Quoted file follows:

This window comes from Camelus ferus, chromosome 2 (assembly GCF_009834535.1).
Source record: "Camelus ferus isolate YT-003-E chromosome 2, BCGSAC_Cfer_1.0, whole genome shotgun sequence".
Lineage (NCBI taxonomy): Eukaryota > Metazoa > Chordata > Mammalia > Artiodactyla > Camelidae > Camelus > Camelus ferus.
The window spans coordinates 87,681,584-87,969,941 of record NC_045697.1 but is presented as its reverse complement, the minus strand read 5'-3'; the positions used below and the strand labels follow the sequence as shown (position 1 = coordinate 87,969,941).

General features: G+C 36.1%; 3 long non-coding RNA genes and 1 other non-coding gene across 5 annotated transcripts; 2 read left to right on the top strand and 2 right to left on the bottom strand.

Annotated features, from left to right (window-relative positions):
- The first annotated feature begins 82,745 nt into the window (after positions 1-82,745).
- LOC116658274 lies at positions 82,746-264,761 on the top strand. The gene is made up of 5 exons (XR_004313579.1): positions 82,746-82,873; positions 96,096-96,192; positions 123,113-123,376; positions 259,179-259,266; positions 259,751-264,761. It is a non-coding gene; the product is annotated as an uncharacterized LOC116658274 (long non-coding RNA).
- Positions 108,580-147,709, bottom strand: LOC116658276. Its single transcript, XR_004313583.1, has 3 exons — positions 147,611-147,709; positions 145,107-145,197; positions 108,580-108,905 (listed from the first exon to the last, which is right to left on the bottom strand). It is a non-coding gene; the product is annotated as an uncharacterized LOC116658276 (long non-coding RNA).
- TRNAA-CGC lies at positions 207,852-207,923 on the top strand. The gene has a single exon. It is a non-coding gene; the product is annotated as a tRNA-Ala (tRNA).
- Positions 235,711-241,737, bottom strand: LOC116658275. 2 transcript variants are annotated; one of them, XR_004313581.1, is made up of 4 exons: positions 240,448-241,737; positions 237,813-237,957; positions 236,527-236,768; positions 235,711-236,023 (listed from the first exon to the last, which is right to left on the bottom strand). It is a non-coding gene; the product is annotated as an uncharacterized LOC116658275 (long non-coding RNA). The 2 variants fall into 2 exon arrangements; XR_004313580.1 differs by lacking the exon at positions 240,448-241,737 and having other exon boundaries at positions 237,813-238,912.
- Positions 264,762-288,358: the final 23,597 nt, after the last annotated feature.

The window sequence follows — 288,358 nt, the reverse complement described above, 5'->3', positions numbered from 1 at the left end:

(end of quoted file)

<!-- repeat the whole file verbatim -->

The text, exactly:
This window comes from Camelus ferus, chromosome 2 (assembly GCF_009834535.1).
Source record: "Camelus ferus isolate YT-003-E chromosome 2, BCGSAC_Cfer_1.0, whole genome shotgun sequence".
Lineage (NCBI taxonomy): Eukaryota > Metazoa > Chordata > Mammalia > Artiodactyla > Camelidae > Camelus > Camelus ferus.
The window spans coordinates 87,681,584-87,969,941 of record NC_045697.1 but is presented as its reverse complement, the minus strand read 5'-3'; the positions used below and the strand labels follow the sequence as shown (position 1 = coordinate 87,969,941).

General features: G+C 36.1%; 3 long non-coding RNA genes and 1 other non-coding gene across 5 annotated transcripts; 2 read left to right on the top strand and 2 right to left on the bottom strand.

Annotated features, from left to right (window-relative positions):
- The first annotated feature begins 82,745 nt into the window (after positions 1-82,745).
- LOC116658274 lies at positions 82,746-264,761 on the top strand. The gene is made up of 5 exons (XR_004313579.1): positions 82,746-82,873; positions 96,096-96,192; positions 123,113-123,376; positions 259,179-259,266; positions 259,751-264,761. It is a non-coding gene; the product is annotated as an uncharacterized LOC116658274 (long non-coding RNA).
- Positions 108,580-147,709, bottom strand: LOC116658276. Its single transcript, XR_004313583.1, has 3 exons — positions 147,611-147,709; positions 145,107-145,197; positions 108,580-108,905 (listed from the first exon to the last, which is right to left on the bottom strand). It is a non-coding gene; the product is annotated as an uncharacterized LOC116658276 (long non-coding RNA).
- TRNAA-CGC lies at positions 207,852-207,923 on the top strand. The gene has a single exon. It is a non-coding gene; the product is annotated as a tRNA-Ala (tRNA).
- Positions 235,711-241,737, bottom strand: LOC116658275. 2 transcript variants are annotated; one of them, XR_004313581.1, is made up of 4 exons: positions 240,448-241,737; positions 237,813-237,957; positions 236,527-236,768; positions 235,711-236,023 (listed from the first exon to the last, which is right to left on the bottom strand). It is a non-coding gene; the product is annotated as an uncharacterized LOC116658275 (long non-coding RNA). The 2 variants fall into 2 exon arrangements; XR_004313580.1 differs by lacking the exon at positions 240,448-241,737 and having other exon boundaries at positions 237,813-238,912.
- Positions 264,762-288,358: the final 23,597 nt, after the last annotated feature.

The window sequence follows — 288,358 nt, the reverse complement described above, 5'->3', positions numbered from 1 at the left end: